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  1. #11
    Mark Fisher's Avatar
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    UV adhesive was my thought also. It is used in the assembly of medical disposables also. Once you position it and get rid of the bubbles, you would zap it with UV light. Loctite makes a number of them. I'd take a look at the Edmund Optics catalog as see what sort of adhesives they offer for optical bonding.

    The other thing that might be worth considering is coating the glass with hardened gelatin as David suggests. The wet and submerge both the glass and the negative. Once the gelatin is nicely swelled and all bubbles are worked out, lift the assembly out of the water then press the two together. I would think that this will be easier than any adhesive. Keeping things neat and clean doesn't go well with handling adhesives.

  2. #12
    David A. Goldfarb's Avatar
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    My suggestion regarding the gelatin wasn't for bonding film to glass, but it might work. Formazo is a liquid emulsion that might bond directly to glass subbed with gelatin, making it possible to print directly on the sensitized glass.
    flickr--http://www.flickr.com/photos/davidagoldfarb/
    Photography (not as up to date as the flickr site)--http://www.davidagoldfarb.com/photo
    Academic (Slavic and Comparative Literature)--http://www.davidagoldfarb.com

  3. #13

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    I actually took Ron's emulsion making class and already asked his advice. I do like the ortho film I use because of how it sepia tones.
    BUT I may have to give glass coating another try... My initial attempts were laughable, with the emulsion floating off with a wicked grin - just as I thought I had reached the end of the final wash...
    (Probably should specialize on emulsion transfer, already know how to get it off.)

  4. #14
    Christopher Walrath's Avatar
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    See, play to your strengths. Attaboy.
    Thank you.
    CWalrath
    APUG BLIND PRINT EXCHANGE
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    "Wubba, wubba, wubba. Bing, bang, bong. Yuck, yuck, yuck and a fiddle-dee-dee." - The Yeti

  5. #15
    richard ide's Avatar
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    Having used both I make the following to consider and take in to account. Canada Balsam hardens by evaporation of the essential oil and takes a while. The % essential oil is relatively small IIRC perhaps around 15%. Gold size is like a varnish with probably well over 60% volatile solvents. For it's intended use, you apply it and wait until almost all of the solvent evaporates before applying the gold leaf. I think it might be prone to bubbles if used wet for mounting.
    Richard

    Why are there no speaker jacks on a stereo camera?

  6. #16
    paul_c5x4's Avatar
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    The gold size I've been using (from C. Roberson & Co) is a PVA solution. Works fine when used behind gold leaf for stuff like picture frames. When used on glass, it shows up every single spot of dust and bubble and you have to get the leaf down perfect first time if you are to avoid any creases or wrinkles.
    I found a gelatin size to be much easier to work with - Two or three diamonds of gelatine in about 300ml water - Liberally brush on to the glass, pick up a square of leaf with a gilder's tip (don't use the stuff on backing paper). As you bring the leaf close to the wet glass, it will appear to jump on to the glass. The working area being wet, you have the chance to move the leaf around a little to get rid of creases and work any air bubbles out.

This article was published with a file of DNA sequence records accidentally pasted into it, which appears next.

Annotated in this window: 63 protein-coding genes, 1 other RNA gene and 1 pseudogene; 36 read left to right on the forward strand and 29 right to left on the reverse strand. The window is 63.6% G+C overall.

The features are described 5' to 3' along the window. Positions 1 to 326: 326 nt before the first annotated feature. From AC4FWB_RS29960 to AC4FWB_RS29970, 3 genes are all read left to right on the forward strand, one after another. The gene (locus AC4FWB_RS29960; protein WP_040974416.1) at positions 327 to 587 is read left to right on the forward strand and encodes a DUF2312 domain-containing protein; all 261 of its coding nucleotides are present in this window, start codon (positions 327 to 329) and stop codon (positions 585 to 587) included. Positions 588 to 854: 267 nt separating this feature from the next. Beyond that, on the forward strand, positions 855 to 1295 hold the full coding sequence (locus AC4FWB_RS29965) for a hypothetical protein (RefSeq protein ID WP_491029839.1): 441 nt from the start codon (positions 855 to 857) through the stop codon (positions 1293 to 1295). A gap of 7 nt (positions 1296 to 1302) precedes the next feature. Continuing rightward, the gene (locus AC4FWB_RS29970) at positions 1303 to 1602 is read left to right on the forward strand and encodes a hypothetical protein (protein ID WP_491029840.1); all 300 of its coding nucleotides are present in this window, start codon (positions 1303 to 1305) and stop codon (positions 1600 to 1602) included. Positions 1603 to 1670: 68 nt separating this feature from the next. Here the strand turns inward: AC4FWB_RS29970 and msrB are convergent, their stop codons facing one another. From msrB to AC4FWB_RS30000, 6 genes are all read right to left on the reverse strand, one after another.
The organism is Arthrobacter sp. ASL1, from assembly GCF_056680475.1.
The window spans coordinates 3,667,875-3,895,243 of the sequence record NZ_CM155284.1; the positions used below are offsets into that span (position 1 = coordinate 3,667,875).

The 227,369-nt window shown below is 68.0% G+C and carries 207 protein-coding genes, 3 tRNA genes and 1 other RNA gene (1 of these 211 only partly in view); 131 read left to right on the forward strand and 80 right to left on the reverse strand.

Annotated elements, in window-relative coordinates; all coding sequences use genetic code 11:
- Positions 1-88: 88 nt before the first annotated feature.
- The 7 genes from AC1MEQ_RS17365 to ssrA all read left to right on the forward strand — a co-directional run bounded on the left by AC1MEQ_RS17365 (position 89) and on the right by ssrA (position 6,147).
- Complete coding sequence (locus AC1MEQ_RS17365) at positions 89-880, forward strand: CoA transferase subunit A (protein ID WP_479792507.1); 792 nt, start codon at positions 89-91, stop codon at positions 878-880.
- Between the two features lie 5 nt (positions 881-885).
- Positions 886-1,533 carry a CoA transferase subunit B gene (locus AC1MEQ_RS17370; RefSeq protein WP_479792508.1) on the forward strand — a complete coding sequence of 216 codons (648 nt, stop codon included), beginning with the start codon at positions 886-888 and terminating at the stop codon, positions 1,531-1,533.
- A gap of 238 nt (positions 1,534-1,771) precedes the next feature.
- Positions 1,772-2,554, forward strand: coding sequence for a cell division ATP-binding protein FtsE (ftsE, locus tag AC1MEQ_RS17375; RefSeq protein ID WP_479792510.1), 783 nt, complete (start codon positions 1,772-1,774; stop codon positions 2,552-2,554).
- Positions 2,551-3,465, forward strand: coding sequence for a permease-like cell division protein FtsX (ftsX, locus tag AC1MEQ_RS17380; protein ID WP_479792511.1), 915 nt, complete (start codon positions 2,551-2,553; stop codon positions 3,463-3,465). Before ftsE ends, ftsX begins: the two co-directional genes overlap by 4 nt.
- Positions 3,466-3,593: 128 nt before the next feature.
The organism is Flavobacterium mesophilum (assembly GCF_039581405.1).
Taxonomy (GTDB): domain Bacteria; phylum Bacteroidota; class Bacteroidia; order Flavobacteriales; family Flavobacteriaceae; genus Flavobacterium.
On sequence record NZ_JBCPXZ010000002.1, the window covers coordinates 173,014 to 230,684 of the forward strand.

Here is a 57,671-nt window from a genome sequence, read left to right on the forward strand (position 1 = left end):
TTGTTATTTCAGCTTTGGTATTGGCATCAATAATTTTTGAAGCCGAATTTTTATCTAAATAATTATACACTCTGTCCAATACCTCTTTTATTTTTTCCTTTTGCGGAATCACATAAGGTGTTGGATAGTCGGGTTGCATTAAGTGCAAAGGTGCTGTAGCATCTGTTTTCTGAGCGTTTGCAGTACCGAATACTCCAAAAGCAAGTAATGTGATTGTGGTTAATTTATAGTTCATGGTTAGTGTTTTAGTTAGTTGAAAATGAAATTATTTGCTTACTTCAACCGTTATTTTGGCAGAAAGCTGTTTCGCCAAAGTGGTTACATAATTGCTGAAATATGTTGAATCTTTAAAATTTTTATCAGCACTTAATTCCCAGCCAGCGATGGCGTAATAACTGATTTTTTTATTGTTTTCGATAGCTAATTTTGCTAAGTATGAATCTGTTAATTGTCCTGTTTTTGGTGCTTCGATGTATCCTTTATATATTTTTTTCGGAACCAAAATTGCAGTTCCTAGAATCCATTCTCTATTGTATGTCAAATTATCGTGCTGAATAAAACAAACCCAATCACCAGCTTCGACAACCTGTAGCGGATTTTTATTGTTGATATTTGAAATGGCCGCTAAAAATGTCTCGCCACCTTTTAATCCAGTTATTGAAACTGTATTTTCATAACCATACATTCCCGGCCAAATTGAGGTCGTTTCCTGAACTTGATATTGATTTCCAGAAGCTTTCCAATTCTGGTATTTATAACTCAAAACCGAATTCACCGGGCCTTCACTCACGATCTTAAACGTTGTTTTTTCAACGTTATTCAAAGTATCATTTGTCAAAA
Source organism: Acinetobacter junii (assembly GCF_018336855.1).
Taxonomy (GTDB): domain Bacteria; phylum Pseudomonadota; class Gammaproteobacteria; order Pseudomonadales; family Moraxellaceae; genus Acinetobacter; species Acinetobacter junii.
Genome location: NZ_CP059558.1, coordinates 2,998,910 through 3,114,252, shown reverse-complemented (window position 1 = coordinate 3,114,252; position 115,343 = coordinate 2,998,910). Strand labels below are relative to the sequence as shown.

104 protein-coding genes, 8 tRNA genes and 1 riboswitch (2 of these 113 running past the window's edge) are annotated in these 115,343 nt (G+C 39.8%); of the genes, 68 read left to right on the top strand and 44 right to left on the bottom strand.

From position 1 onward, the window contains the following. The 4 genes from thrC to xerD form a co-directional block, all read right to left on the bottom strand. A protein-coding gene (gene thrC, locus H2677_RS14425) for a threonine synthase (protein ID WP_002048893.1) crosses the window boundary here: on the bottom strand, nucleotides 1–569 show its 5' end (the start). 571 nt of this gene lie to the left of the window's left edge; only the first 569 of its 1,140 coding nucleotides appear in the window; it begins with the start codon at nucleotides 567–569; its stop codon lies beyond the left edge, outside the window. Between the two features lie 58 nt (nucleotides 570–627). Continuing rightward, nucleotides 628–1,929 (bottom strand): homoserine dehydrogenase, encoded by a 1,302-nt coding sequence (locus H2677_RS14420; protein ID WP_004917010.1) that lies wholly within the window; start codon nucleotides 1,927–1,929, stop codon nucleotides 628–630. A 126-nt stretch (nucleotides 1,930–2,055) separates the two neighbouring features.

How easy is it -- [YOUTUBE]http://www.youtube.com/watch?v=4-eW6sxhli0[/YOUTUBE]

  7. #17

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    Wow, this is getting better and better. Thank you Paul for that video. I had initially used gelatin but without applying the gold the way it is shown here. I had never seen or heard of that particular tip used to apply the leaf. And if I can attach the film to the glass using gelatin sizing, it will be easy to move it around to position it perfectly on the glass.

  8. #18
    richard ide's Avatar
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    FYI trivia slightly off topic but related. Gold leaf is the thinnest material available and is not machine made. 200,000 sheets per inch. you can also see through it (green).
    Richard

    Why are there no speaker jacks on a stereo camera?

  9. #19
    rmolson's Avatar
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    Too bad they no longer make graphic arts strip film. Back in the days even before my time lith film was soaked and slide off the base onto glass plates It was sized and cut down and positioned in page position with text which later was burned to printing plates Using strip film is where the term "Stripper" for any one who combined text and images together for printing in graphic arts came from. Not taking off our clothes suggestively.

  10. #20
    paul_c5x4's Avatar
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    Quote Originally Posted by Stefan Findel View Post
    BUT I may have to give glass coating another try... My initial attempts were laughable, with the emulsion floating off with a wicked grin - just as I thought I had reached the end of the final wash...
    Using a subbing layer usually avoids the problem of the emulsion lifting off during the wash - Ideally, you want to use a subbing layer containing chrome alum.

    Most of my own attempts at coating glass with an emulsion have been less than perfect. Over the holiday period, I want to have a o at constructing a spin coating machine - Hopefully, it will be a little more repeatable and consistant than rod coating.

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